European stocks fell on Wednesday as investors digest the latest inflation data that shows Britain cost of living crisis worsened when consumer prices hit their highest level since May 1982.
The FTSE 100 (^FTSE) fell 1.6% after the opening bell, the French CAC (^FCHI) fell 1.8% and the DAX (^GDAXI) fell 2.2% to Frankfurt.
According to Office of National Statistics the consumer price index reached 9.1% in May, compared to 9% the previous month and marks a new high in 40 years.
Rising prices for food and soft drinks, compared to declines a year ago, pushed up last month’s inflation rate, the ONS said.
Read more: UK inflation hits new 40-year high of 9.1%
Prices rose 0.7% in the month alone, a slowdown from the 2.5% pace recorded in April when the 54% cap on energy prices went into effect.
The retail price index, which is used to determine the price of train tickets and to which certain indexed bonds are indexed, climbed 11.7%, a new high in 40 years.
Soaring inflation will put additional pressure on household budgets to tighten, intensify demands for wage increases to offset rising prices, and make it more difficult to resolve labor disputes such as railway strikes.
The latest gauge puts further pressure on the Bank of England to step up its efforts to rein in soaring prices across the economy. Threadneedle Streets expects inflation to top 11% in October, significantly higher than other similar G7 countries.
Susannah Streeter, senior investment and market analyst, Hargreaves Lansdown, said: “The Bank of England has already forecast inflation to hit 11% by the fall, and it is gradually closing in on that ugly marker.
“In contrast, if interest rates were at 13% in March 1982, when today they are only 1.25%. With the economy increasingly sweaty, the pressure is now exerted on the Bank of England to apply much fresher compresses in the form of successive interest rate hikes over the next few months to try to reduce demand and bring prices down.”
The British Pound (GBPUSD=X) extended its decline against the Dollar as Britain’s inflation nightmare worsens. The pound fell 0.8% to $1.218. Against the euro (GBPEUR=X), it was down 0.2% to €1.16.
Analysts said ‘weakness in the pound’ is not helping inflation and Britain’s economy, largely due to the strength of the US dollar, which sent the pound down more than 12% l ‘last year.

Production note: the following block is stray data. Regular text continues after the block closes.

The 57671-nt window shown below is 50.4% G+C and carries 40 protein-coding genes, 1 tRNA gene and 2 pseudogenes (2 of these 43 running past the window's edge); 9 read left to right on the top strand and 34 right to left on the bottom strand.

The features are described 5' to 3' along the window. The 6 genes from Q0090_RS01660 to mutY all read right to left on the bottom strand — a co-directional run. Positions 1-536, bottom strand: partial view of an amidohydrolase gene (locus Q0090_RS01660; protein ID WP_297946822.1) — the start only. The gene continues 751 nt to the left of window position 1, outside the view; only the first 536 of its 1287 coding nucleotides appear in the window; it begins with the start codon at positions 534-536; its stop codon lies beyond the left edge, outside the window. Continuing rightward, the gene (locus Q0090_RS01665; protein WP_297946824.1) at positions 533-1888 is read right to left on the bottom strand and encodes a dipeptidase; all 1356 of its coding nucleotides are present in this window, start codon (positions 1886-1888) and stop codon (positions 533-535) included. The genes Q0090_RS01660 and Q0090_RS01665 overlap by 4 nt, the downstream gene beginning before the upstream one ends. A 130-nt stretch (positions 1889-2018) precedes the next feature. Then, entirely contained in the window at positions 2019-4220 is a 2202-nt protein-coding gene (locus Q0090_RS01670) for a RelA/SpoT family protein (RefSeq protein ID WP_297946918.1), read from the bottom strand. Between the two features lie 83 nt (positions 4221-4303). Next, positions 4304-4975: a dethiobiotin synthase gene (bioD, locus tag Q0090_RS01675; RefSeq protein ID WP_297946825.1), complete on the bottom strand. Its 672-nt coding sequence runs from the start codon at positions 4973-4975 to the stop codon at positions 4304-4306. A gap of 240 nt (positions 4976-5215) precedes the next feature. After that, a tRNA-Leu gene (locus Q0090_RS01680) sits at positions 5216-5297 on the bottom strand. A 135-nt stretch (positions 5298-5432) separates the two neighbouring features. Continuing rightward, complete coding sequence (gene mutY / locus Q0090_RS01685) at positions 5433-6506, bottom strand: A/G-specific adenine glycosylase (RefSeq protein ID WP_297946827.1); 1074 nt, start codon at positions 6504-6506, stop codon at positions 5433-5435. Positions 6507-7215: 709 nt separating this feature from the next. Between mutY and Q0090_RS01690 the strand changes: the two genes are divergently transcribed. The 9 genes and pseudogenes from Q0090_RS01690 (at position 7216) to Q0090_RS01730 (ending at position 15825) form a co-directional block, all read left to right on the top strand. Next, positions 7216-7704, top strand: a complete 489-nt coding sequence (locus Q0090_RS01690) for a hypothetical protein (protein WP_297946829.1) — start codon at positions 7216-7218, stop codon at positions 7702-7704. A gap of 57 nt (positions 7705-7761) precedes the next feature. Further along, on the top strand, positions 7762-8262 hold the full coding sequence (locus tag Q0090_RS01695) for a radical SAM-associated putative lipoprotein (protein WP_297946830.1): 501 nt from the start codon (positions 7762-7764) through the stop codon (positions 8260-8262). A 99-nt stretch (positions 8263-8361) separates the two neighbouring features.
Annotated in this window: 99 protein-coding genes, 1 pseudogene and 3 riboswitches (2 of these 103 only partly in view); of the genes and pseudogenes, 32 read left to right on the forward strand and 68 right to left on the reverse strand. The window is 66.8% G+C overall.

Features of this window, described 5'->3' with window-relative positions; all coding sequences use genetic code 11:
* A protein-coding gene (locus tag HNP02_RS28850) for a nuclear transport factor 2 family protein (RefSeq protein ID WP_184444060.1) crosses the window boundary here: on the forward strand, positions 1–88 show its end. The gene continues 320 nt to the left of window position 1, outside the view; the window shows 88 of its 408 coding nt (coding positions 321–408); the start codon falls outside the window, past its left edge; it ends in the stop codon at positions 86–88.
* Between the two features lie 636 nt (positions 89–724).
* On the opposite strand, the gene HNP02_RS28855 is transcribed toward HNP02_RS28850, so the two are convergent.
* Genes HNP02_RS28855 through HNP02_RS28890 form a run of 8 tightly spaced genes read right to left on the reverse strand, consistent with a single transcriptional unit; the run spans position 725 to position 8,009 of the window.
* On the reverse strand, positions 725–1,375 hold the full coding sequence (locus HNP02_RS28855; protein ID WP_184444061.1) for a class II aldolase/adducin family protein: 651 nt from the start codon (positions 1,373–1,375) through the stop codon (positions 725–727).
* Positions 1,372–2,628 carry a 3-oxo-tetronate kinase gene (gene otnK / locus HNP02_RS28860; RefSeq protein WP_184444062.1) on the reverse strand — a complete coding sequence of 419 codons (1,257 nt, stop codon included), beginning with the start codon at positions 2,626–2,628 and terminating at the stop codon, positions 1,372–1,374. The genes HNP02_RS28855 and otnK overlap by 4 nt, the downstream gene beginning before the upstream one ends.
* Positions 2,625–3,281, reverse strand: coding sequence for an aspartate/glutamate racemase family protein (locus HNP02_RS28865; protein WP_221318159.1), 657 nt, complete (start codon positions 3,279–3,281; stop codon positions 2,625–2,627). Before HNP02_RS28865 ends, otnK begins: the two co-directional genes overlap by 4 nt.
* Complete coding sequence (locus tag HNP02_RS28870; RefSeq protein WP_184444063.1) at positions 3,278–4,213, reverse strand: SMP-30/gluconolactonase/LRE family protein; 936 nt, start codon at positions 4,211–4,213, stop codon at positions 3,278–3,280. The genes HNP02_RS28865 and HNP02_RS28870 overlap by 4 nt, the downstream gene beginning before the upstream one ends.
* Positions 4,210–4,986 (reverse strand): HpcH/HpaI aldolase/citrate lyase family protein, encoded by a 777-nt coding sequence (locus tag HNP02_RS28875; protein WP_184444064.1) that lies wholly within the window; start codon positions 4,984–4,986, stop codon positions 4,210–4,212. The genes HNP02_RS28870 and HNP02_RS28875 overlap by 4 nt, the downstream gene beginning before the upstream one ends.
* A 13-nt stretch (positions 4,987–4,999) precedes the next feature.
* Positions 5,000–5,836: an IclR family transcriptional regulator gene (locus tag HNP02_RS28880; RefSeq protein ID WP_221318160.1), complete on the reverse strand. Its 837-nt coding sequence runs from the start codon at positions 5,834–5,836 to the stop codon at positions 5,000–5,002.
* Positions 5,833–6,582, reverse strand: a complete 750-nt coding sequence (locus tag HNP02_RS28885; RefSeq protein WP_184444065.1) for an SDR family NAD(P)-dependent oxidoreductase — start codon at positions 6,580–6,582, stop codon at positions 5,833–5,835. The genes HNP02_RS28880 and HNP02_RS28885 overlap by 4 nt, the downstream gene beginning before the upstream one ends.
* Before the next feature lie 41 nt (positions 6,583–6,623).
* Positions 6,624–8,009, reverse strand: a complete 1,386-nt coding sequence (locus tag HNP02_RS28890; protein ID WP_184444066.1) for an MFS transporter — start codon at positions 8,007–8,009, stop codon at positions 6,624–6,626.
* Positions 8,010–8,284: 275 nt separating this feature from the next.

Michael Hewson, chief market analyst at CMC Markets, said: “This is largely due to the increased aggressiveness of the US central bank which seems determined to export its own inflation problem to the rest of the world by increasing rates sharply in the coming months.
“No one is suggesting the Bank of England match the Fed’s hike for the hike, but they should at least give the impression of being serious about addressing the issues posed by a weaker pound, as well as trying to keep the interest rate differential as narrow as possible, if only to dampen the inflationary impulse which is currently affecting basic energy products in the first place, as well as foodstuffs, which are all denominated in US dollars . »
Read more: Bank of England must follow Fed on rate hike to boost pound, MPC member says
Across the Atlantic, US benchmarks rallied on Tuesday after posting their worst week since March 2020, with the bullish mood spreading to cryptocurrencies and growth stocks.
The markets were closed on Monday for the June 19 bank holiday.
Wall Street’s S&P 500 (^GSPC) advanced 89.95 points, or 2.5%, to 3,764.79. The tech-heavy Nasdaq (^IXIC) gained 2.5%, while the Dow Jones (^DJI) closed 2.2% higher.
Asian stocks were in the red overnight with the Nikkei (^N225) down 0.4% in Japan, while the Hang Seng (^HSI) fell 2.3% in Hong Kong and the Shanghai Composite (000001.SS) lost 1.2%.
Watch: How does inflation affect interest rates?